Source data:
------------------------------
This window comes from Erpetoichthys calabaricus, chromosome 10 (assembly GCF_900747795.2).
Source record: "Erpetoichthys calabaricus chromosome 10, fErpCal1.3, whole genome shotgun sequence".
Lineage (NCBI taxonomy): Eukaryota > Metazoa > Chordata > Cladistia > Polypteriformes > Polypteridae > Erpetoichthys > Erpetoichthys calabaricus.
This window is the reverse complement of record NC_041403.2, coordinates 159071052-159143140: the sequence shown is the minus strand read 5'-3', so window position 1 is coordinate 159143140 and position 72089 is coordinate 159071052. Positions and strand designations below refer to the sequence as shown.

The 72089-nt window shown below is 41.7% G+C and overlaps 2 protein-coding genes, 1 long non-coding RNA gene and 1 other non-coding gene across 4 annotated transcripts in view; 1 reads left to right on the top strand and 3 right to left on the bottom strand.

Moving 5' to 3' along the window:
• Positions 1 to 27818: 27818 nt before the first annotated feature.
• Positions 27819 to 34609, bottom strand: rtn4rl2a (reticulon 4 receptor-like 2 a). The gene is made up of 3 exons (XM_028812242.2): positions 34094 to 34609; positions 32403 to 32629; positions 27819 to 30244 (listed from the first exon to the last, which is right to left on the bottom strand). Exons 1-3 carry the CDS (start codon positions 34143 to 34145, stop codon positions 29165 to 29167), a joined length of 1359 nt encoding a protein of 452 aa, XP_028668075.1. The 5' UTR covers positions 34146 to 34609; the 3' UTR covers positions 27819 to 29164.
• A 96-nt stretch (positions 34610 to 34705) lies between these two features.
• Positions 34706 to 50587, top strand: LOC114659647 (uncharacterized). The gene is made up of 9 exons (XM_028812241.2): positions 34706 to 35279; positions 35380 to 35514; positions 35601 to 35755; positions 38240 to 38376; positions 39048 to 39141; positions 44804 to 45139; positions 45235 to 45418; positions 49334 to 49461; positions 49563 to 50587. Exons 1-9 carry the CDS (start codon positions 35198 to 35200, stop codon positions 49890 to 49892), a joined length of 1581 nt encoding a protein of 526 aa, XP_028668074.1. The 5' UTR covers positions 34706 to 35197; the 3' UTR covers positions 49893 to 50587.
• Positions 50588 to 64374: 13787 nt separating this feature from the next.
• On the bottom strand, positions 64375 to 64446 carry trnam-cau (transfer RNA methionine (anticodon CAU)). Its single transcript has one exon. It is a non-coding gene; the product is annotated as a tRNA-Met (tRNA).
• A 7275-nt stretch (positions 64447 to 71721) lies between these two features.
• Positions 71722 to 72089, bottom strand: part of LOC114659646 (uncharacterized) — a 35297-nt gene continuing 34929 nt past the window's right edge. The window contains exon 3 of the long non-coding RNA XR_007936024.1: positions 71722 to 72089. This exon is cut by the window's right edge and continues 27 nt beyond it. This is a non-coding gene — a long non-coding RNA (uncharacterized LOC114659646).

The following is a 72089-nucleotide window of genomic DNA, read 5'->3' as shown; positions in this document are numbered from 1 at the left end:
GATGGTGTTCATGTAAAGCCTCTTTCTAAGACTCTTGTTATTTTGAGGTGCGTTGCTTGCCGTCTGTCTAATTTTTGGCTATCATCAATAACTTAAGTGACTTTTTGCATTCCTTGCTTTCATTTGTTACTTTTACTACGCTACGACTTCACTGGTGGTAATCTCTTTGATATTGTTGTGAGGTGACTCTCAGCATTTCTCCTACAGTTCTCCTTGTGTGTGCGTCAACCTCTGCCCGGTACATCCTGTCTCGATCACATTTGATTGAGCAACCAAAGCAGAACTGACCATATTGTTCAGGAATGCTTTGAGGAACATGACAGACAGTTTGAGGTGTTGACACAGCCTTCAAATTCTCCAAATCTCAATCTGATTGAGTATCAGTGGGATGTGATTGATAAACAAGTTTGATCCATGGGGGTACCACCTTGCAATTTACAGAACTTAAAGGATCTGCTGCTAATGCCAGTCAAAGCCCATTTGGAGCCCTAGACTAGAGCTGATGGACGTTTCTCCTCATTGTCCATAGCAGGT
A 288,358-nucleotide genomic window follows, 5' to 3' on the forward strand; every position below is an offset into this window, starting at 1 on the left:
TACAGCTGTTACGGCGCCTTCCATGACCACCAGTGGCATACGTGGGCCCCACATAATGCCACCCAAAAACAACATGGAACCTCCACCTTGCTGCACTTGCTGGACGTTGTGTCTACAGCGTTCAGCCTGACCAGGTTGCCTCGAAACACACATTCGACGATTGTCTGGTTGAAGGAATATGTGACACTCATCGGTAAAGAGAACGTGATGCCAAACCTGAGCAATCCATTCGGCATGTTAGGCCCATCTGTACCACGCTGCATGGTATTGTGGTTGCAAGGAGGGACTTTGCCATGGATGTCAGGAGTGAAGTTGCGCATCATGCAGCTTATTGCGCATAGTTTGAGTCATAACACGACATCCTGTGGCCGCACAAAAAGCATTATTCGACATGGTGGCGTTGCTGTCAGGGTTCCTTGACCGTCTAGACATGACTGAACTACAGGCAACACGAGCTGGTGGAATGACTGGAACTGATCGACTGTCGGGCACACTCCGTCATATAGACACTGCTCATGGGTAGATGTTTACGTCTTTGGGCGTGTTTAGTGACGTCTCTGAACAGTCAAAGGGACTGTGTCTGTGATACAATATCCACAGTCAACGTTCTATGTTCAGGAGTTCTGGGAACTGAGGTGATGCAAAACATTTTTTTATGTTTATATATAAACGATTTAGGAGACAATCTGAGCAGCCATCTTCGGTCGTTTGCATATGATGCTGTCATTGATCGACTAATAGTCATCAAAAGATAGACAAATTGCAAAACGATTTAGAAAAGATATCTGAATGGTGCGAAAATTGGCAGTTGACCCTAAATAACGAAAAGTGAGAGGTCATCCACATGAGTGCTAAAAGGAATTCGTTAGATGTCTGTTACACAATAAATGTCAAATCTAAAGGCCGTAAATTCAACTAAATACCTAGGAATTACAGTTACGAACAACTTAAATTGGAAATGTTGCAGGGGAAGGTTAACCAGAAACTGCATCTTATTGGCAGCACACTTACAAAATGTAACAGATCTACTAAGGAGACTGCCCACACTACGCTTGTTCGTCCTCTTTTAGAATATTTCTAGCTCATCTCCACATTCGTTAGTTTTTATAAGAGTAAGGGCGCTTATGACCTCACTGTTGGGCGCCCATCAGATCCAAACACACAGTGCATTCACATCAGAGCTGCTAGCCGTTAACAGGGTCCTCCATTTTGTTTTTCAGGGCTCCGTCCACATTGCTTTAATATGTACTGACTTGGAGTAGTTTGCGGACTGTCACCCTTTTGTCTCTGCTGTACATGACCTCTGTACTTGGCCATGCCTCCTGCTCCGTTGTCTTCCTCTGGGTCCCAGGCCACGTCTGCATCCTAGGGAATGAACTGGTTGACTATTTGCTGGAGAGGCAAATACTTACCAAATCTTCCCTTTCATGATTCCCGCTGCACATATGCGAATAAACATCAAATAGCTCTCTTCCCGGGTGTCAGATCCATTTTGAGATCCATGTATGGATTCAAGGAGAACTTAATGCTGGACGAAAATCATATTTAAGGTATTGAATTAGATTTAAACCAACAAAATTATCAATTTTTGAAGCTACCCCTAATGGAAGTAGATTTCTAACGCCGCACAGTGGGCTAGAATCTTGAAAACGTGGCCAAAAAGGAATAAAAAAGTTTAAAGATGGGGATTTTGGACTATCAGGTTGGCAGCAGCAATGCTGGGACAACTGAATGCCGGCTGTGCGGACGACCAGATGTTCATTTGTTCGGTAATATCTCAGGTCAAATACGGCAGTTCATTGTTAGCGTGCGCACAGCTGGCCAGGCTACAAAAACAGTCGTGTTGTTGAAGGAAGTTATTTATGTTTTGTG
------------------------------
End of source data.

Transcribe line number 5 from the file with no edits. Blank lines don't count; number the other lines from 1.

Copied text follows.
The 72089-nt window shown below is 41.7% G+C and overlaps 2 protein-coding genes, 1 long non-coding RNA gene and 1 other non-coding gene across 4 annotated transcripts in view; 1 reads left to right on the top strand and 3 right to left on the bottom strand.